Discover the world of holiday spices
Discover the science and the world of spices while baking and tasting your holiday cookies.
Growing up in Germany, baking Christmas cookies has always been a tradition in our home. From Lebkuchen and Zimtsternen to Vanillekipferl, Pfeffernuesse and Elisenkuchen, they all were staple cookies in our household during the holiday season. The scent of cinnamon, nutmeg, ginger and cloves used to fill the house during the month of December and still brings back childhood memories to this day.
Baking cookies for the holidays has been a tradition in many households for many years. They make a treat that can easily be shared and given as gifts. To this day, many holiday cookies are rich in spices. Some of these spices date back to the Renaissance Era and before. They were rare and expensive, but highly desired in Europe and led to the spice trade between the East Indies and Europe.
Baking holiday cookies is also a wonderful activity to do together with your children or with any group of young people, friends or family members. It is also a wonderful activity to lead young people to the science of baking. Michigan State University Extension and 4-H Science and Engineering programs encourage young people to ask questions and discover the answers. What are the spices in holiday cookies? How could you substitute one spice with another? Where do the spices come from? What is a spice route? What plant part is a certain spice from? What is the difference between an herb and a spice? Don’t worry, you don’t have to know all the answers! Science is about discovering the answers to your questions. Have fun with it while learning with those you care about
The most commonly used spices in holiday baking are cinnamon, nutmeg, cloves, ginger, anise oil and allspice. The origin, history and use of spices is described in the article “Holiday Spices,” written by David Trinklein and published by the University of Missouri. According to Trinklein:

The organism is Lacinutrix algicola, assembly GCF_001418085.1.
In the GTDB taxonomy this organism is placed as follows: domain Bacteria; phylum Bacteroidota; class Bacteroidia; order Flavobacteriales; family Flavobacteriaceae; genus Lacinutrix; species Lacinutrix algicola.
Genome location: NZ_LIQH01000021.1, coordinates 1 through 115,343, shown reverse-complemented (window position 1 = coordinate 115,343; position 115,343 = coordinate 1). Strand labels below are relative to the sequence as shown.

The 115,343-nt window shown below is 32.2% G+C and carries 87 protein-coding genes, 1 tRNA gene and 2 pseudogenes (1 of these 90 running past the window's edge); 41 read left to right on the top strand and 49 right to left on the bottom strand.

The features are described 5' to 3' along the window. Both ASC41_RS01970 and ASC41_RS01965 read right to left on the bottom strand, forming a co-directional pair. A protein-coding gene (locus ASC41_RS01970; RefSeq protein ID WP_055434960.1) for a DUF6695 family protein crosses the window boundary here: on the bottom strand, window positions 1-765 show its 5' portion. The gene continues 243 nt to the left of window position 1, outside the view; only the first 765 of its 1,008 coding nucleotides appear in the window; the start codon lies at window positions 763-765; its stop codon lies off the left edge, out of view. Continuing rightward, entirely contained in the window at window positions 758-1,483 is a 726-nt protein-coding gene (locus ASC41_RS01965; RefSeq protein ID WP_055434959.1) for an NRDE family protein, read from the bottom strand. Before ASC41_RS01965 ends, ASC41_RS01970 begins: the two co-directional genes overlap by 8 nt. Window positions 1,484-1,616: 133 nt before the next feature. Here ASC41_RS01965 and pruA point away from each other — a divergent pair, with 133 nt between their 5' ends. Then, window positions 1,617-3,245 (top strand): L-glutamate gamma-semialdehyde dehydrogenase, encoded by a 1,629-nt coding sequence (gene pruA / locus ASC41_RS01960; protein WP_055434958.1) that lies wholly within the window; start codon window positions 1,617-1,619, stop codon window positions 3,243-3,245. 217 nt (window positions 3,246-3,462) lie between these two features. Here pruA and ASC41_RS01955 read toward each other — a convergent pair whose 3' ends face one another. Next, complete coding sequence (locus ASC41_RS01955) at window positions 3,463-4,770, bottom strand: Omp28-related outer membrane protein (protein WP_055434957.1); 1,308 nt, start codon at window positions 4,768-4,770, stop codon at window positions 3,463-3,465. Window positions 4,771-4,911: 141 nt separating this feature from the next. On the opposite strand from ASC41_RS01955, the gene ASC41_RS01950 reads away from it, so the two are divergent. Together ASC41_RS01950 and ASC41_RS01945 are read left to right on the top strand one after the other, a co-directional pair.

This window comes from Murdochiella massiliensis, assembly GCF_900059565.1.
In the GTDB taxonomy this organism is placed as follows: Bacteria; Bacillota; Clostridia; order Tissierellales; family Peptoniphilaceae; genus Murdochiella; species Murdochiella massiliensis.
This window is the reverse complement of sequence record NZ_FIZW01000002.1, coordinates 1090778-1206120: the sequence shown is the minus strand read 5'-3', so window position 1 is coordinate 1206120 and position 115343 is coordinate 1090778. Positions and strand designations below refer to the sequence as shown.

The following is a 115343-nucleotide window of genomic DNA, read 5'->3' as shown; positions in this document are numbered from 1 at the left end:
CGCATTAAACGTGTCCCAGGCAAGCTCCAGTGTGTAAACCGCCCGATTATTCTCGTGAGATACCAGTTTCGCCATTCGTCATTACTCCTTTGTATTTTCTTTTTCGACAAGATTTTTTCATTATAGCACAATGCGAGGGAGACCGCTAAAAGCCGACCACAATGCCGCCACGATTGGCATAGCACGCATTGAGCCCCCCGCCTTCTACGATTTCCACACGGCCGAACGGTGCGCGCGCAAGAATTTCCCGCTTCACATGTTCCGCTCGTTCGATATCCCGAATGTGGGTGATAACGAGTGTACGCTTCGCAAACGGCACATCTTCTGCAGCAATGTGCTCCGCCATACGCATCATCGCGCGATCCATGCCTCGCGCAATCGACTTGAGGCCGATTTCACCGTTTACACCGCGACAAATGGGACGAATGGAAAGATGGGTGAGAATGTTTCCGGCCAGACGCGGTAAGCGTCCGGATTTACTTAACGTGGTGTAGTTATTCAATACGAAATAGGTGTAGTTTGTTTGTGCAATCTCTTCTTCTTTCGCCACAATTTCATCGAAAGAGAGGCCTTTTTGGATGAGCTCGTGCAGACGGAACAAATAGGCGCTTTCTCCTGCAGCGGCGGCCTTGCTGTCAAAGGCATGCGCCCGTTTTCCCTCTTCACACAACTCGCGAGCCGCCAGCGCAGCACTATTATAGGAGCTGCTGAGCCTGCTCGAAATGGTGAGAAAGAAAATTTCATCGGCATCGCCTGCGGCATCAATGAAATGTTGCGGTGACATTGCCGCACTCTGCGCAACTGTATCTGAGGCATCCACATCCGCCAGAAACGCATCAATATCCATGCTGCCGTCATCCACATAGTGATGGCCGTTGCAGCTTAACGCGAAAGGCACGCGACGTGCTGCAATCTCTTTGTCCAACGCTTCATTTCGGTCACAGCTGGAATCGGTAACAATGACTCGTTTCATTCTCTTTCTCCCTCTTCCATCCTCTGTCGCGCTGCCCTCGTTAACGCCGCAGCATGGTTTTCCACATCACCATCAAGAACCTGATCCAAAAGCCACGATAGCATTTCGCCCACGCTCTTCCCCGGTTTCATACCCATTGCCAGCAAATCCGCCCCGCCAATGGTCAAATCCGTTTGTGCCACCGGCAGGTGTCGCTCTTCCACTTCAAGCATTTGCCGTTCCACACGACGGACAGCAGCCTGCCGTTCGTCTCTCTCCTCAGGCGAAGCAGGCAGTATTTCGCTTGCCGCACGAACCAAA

- Cinnamon is the oldest of the spices. It comes from the bark of a small, bushy tree, Cinnamomum verum, and is native to Sri Lanka and India. It can be traced back 7,000 years.
- Nutmeg, synonymous with egg nog, is from the seed of a tropical evergreen tree, Myristica fragrans, native to the Moluccas, also known as Spice Islands of Indonesia.
- Cloves are dried flower buds of two species of trees, Eugenia aromaticum and E. caryophyllata, also found growing on the Spice Islands, but native to Malaysia. The word “cloves” comes from the Latin word “clavis,” which means nail and is descriptive of the shape of the clove.
- Ginger was originally a product of India and Southeast Asia. Ginger roots can be found in grocery stores, but they are actually rhizomes, swollen underground stems, of a colorful perennial plant, Zingiber officinale.
- Anise oil has a strong licorice-like aroma. It is derived from the seeds of Pimpinella anisum, a flowering annual, native to the Mediterranean region and Southwest Asia. It has been cultivated for over 4,000 years.
- Allspice is the small, unripened fruit of a tropical, evergreen tree, Pimenta dioicia, native to Central and South America.
Cardamom is less common and is often referred to as the queen of spices. It is also considered one of the oldest spices and dates back over 4,000 years. Cardamom has a pleasant fragrance and taste and has one of the highest values in weight. It comes from seeds of various plants in the ginger family and is native to southern India and also grown in Guatemala.
Enjoy baking holiday cookies with your youngsters, taste-testing the different spices and recipes, and discovering the world of spices.
Michigan State University Extension and the Michigan 4-H Youth Development program help to create a community excited about STEM (Science, Technology, Engineering, and Mathematics). 4-H STEM programming seeks to increase science literacy, introducing youth to the experiential learning process that helps them to build problem-solving, critical-thinking and decision-making skills. Youth who participate in 4-H STEM content are better equipped with critical life skills necessary for future success. To learn more about the positive impact of Michigan 4-H youth in STEM literacy programs, read our 2015 Impact Report: “Building Science Literacy and Future STEM Professionals.”
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